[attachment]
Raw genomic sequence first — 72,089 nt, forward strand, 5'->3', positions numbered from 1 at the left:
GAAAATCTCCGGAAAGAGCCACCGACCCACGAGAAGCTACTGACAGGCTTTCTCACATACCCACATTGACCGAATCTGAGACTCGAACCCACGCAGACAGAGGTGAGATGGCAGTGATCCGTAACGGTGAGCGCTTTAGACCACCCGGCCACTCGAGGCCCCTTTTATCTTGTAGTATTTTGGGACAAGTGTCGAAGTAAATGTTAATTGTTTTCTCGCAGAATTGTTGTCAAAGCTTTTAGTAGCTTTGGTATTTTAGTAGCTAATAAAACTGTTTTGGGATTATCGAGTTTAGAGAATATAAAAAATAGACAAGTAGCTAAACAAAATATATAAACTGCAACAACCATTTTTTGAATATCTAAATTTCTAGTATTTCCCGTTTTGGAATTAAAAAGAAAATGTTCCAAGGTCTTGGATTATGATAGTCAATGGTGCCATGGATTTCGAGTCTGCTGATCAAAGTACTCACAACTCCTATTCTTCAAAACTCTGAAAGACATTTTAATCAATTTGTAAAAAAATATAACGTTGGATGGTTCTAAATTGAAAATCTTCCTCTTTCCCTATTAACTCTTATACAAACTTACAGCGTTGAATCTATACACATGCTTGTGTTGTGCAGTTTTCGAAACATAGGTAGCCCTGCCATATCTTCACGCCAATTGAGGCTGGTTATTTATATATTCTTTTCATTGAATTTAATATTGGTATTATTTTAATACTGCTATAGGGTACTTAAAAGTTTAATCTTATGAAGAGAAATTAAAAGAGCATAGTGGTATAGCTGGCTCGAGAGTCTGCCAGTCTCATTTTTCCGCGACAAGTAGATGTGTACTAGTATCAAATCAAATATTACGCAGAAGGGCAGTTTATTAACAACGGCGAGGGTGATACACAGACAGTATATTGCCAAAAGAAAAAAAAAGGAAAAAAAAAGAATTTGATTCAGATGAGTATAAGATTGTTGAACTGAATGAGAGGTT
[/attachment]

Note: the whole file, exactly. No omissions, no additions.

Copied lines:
Raw genomic sequence first — 72,089 nt, forward strand, 5'->3', positions numbered from 1 at the left:
GAAAATCTCCGGAAAGAGCCACCGACCCACGAGAAGCTACTGACAGGCTTTCTCACATACCCACATTGACCGAATCTGAGACTCGAACCCACGCAGACAGAGGTGAGATGGCAGTGATCCGTAACGGTGAGCGCTTTAGACCACCCGGCCACTCGAGGCCCCTTTTATCTTGTAGTATTTTGGGACAAGTGTCGAAGTAAATGTTAATTGTTTTCTCGCAGAATTGTTGTCAAAGCTTTTAGTAGCTTTGGTATTTTAGTAGCTAATAAAACTGTTTTGGGATTATCGAGTTTAGAGAATATAAAAAATAGACAAGTAGCTAAACAAAATATATAAACTGCAACAACCATTTTTTGAATATCTAAATTTCTAGTATTTCCCGTTTTGGAATTAAAAAGAAAATGTTCCAAGGTCTTGGATTATGATAGTCAATGGTGCCATGGATTTCGAGTCTGCTGATCAAAGTACTCACAACTCCTATTCTTCAAAACTCTGAAAGACATTTTAATCAATTTGTAAAAAAATATAACGTTGGATGGTTCTAAATTGAAAATCTTCCTCTTTCCCTATTAACTCTTATACAAACTTACAGCGTTGAATCTATACACATGCTTGTGTTGTGCAGTTTTCGAAACATAGGTAGCCCTGCCATATCTTCACGCCAATTGAGGCTGGTTATTTATATATTCTTTTCATTGAATTTAATATTGGTATTATTTTAATACTGCTATAGGGTACTTAAAAGTTTAATCTTATGAAGAGAAATTAAAAGAGCATAGTGGTATAGCTGGCTCGAGAGTCTGCCAGTCTCATTTTTCCGCGACAAGTAGATGTGTACTAGTATCAAATCAAATATTACGCAGAAGGGCAGTTTATTAACAACGGCGAGGGTGATACACAGACAGTATATTGCCAAAAGAAAAAAAAAGGAAAAAAAAAGAATTTGATTCAGATGAGTATAAGATTGTTGAACTGAATGAGAGGTT